The legacy of a man dedicated to helping others moves into a new phase in Seaside.
Board members and representatives of the Bob Chisholm Community Center went to the Seaside City Council April 11, to present an update on the main hall refresh and to invite residents to a taco feed fundraiser.
Chisholm, a former public works director and firefighter, was the inspiration for the center, which serves seniors and community groups in Seaside.
Chisholm died in 1997 attempting to save a man drowning in the surf just off the beach.
“Several months ago we appeared at one of your meetings with the architects and gave you a dream that we had,” Lou Neubecker told members of the council. “We want to let you to know we’re moving forward with that dream.”
Lighting, flooring, wall coverings and windows will be upgraded as part of the $175,000 project, he said.
Energy efficiency and acoustics of the main hall of the building at 1225 Avenue A will be enhanced The wood beams and tongue-and-groove ceiling will be restored.
Refurbishing the main hall is the first of three phases. Renovations to the center’s entryway and the classrooms will follow.
Along with some funding from the city, donations are being solicited through the Sunset Empire Park and Recreation District.
The Bob Chisholm Community Center was originally property of the Catholic church.
Later the property was acquired by the city of Seaside as a community rental space. In the mid-1990s, under the direction of Chisholm, the building underwent a major renovation, adding a front office and two large meeting rooms onto to the north end of the building. The main hall was converted from a gymnasium into a large gathering space.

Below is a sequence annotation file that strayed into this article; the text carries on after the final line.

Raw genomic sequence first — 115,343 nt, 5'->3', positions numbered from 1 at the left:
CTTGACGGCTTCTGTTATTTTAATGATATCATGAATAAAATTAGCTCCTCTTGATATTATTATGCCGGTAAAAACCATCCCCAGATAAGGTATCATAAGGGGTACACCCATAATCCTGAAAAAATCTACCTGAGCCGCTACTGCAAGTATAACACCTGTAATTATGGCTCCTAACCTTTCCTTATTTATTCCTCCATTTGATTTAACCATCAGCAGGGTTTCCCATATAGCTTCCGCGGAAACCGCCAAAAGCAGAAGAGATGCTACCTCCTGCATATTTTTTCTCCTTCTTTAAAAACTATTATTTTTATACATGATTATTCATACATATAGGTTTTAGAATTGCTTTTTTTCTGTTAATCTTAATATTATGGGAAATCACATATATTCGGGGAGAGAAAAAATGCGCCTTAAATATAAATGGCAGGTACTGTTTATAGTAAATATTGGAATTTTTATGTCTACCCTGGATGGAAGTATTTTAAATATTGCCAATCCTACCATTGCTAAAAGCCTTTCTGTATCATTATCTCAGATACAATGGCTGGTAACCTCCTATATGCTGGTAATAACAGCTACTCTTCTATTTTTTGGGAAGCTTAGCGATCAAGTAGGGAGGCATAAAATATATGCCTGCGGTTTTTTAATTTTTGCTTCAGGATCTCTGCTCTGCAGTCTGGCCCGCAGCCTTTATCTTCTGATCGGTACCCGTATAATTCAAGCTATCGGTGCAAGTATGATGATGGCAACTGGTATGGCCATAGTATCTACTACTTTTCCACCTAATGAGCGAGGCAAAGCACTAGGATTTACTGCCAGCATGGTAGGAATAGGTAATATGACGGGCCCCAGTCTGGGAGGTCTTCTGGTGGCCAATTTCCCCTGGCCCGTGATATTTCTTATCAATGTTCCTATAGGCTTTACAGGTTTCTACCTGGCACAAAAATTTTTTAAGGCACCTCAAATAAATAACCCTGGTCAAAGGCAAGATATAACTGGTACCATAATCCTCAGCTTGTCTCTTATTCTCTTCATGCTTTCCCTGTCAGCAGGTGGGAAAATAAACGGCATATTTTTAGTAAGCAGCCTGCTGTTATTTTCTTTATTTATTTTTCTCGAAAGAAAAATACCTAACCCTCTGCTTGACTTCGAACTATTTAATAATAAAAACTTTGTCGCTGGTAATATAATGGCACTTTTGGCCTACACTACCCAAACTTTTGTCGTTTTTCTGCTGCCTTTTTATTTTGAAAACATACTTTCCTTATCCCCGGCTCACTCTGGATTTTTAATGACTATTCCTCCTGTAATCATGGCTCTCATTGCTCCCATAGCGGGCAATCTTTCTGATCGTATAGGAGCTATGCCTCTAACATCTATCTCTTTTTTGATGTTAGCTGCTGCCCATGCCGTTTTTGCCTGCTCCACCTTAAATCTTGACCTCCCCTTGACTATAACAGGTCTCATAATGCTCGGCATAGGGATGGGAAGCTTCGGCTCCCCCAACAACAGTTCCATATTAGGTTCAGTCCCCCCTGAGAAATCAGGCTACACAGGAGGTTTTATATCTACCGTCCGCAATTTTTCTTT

The commission’s fundraising goal is $80,000, said Darren Gooch, marketing manager for the recreation district. “The remainder we are hoping will come from the city of Seaside during their budgeting process in the coming month.”
A kickoff pledge drive began Thursday, April 28, with a taco feed served by commission members in the main hall of the center.
“We need to bring the center up to the 21st century,” Neubecker said to councilors. “We want to make this something proud for our community, and I think we’re on the right track.”
Gooch said he’s seen the committee really “pick up the baton” for this project.
“It makes me very proud to be part of that, and hopeful that we’ll meet this goal,” Gooch said. “I’m very excited. One of my commissioners said it best: ‘This is for the community and by the community.’”